If you build it they will come.
Or in the case of music festivals, if you book it they will come.
When launching the inaugural Pilgrimage Music & Cultural Festival in Franklin, Tenn., hit songwriter/artist Kevin Griffin and his two business partners knew that a stellar line-up was the key to success.
The three men have their own areas of expertise—Griffin leads longtime band Better Than Ezra and is co-writer of big hits by Sugarland and Howie Day, Michael Whelan is an established businessman, and Brandt Wood owns notable Dallas clubs and music venues—but none had experience recruiting a slate of top artists for a two-day festival.
“We couldn’t afford a learning curve,” says Griffin. “Booking a festival is an artform. So we looked at some of our favorite festivals and who booked them. One that stuck out was the Newport Folk Festival. So we reached out to its booker, Jay Sweet. He loved the idea and helped us curate this festival. For talent bookers, it’s really based on his relationships with the bands and knowing what bands like playing onstage with other bands, and what bands attract other artists. There’s a big challenge with a new festival. Everybody wants to know who is playing and when you don’t have anybody committed yet, that’s hard. One of the first to commit was Willie Nelson. That was by design, because we knew once we got Willie on board, other bands [would follow]. Then we got Dawes, Band of Horses, The Decemberists. Slowly we started building a story.”
What a story. The line up also includes Wilco, Weezer, Sheryl Crow, Steven Tyler, Cage The Elephant, Dr. John, Holly Williams, Will Hoge, St. Paul & The Broken Bones, Chris Stapleton, The Lone Bellow, Nikki Lane, John & Jacob and too many others to list.
Griffin, who moved to Franklin with his family almost five years ago, was inspired to start the festival while running in his adopted hometown. “In December 2013 I took a run out to Harlinsdale Farm across from The Factory in Franklin, and I was struck by the beauty of the surroundings and rolling hills and natural amphitheaters. I ran back home and told my wife, ‘I’m going to do a music festival.’”
In between work with Better Than Ezra, which closed its recent tour at Nashville’s Ascend Amphitheater, Griffin found time to launch the Pilgrimage Festival.
“What was exciting was that there was a lane for us that wasn’t already tapped,” he says. “Bonnaroo is amazing and so is CMA Fest, but the three of us grew up in New Orleans with Jazz Fest, a multi-genre day-festival, family friendly, with amazing food and drinks and an eclectic list of artists. You may see Dr. John on the same stage with Maroon 5 and people have learned to expect that. We started putting it together, and we were like ‘this doesn’t exist in Nashville.’ That got us excited and it excited the city of Franklin and the music community.” Like Jazz Fest, Griffin promises plenty of onstage musical collaborations, or “Pilgri-mashups,” at his event.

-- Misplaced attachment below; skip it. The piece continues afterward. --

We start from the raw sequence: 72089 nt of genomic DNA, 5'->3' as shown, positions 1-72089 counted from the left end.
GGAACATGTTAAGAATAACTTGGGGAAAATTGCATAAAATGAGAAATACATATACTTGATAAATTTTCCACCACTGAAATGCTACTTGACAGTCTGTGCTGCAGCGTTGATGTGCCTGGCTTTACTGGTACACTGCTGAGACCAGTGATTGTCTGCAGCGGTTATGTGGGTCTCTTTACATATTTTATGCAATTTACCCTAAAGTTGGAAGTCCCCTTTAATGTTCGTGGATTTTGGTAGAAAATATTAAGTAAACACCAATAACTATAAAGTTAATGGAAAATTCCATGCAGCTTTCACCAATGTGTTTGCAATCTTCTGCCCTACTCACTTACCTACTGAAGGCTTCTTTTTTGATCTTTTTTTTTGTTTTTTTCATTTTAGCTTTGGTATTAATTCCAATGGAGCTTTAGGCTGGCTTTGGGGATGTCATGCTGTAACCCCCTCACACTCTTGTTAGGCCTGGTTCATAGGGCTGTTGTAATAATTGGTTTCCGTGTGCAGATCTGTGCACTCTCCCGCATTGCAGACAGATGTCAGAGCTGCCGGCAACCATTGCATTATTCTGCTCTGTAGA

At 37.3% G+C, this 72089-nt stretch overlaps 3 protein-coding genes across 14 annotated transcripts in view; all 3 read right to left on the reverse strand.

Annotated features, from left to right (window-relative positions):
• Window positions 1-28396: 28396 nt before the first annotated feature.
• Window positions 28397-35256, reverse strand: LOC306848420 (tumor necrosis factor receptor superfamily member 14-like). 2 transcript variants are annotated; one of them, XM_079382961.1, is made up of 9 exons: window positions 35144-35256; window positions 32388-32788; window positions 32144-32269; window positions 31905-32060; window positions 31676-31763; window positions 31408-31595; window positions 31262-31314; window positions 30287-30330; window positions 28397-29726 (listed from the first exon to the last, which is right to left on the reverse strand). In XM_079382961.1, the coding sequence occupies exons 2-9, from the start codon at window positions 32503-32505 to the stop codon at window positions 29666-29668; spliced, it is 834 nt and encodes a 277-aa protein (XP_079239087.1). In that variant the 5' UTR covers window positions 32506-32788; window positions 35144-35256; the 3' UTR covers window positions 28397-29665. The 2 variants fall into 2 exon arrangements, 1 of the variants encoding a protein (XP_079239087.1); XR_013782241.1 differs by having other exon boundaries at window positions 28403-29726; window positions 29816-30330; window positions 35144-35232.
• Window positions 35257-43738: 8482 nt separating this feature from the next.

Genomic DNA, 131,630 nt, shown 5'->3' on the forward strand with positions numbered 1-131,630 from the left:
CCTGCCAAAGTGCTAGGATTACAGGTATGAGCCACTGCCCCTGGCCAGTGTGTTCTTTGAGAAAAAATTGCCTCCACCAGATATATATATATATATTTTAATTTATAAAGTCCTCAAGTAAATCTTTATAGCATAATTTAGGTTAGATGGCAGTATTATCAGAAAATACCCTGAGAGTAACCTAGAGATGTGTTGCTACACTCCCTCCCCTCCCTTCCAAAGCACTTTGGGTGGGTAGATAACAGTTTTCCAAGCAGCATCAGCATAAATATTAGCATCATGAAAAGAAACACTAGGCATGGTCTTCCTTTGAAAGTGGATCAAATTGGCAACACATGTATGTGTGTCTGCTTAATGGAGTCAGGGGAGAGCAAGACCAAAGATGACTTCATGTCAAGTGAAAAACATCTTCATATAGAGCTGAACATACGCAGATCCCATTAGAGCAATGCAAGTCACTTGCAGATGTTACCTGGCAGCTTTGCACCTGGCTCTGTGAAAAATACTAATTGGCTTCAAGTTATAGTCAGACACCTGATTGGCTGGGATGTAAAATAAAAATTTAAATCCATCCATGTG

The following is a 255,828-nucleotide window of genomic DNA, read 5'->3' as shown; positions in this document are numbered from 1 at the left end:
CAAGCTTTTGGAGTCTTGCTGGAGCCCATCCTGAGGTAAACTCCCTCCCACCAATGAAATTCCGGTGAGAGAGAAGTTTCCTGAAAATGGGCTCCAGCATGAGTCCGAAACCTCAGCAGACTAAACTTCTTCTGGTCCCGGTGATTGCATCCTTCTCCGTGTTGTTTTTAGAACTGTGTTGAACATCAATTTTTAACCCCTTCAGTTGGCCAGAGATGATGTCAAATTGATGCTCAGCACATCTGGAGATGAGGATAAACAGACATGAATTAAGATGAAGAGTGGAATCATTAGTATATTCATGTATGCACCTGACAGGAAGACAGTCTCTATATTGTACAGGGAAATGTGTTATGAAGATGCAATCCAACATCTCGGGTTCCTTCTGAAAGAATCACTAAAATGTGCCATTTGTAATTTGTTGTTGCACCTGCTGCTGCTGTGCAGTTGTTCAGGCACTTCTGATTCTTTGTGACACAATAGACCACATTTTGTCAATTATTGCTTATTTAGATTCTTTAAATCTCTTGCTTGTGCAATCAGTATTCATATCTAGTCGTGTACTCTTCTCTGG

While Griffin estimates Harlinsdale Farm can hold 70,000-80,000 people per day, the goal for Pilgrimage is 10,000-15,000 per day. “We want it to be manageable on all fronts. We want people to get in and out easily. We’ve got a great traffic plan by working with the city of Franklin. Word of mouth is critical for a festival. We want people to want to come back next year and bring their friends, and part of that is we can’t bite off more than we can chew. Let’s have modest goals and make it really feel good, have plenty of room. We set out saying this is a boutique music festival, and that’s the path we followed.”
The event will have wood-clad stages to reflect the area’s history. There will be a Kitchen Stage and Sippin’ Stage designed to offer the region’s best food and drink. Griffin is proud to offer free admission for children 10 and under. Plus, Little Pilgrim’s Landing for kids will likely be the only place to see him perform, because he will be wearing a “promoter’s hat” instead.
Continuing with the inspiration from Jazz Fest, Pilgrimage will end both nights at about 7:30 p.m., giving attendees time to patronize local restaurants after the festival, creating a boon for the economy. There will also be nighttime performances, which are yet-to-be-announced.
“This is all about being a community partner,” sums Griffin. “When you do that, you end up being around for 40-plus years like Jazz Fest, and it’s part of the fabric of the city. That’s a lofty goal we had. To see it work is a magical thing.”
Portions of each ticket sale will benefit the City of Franklin and Franklin Parks, and MusiCares®.
Tickets range fro $499 (2-day VIP package) to $92 (single general admission tickets). Details at pilgrimagefestival.com.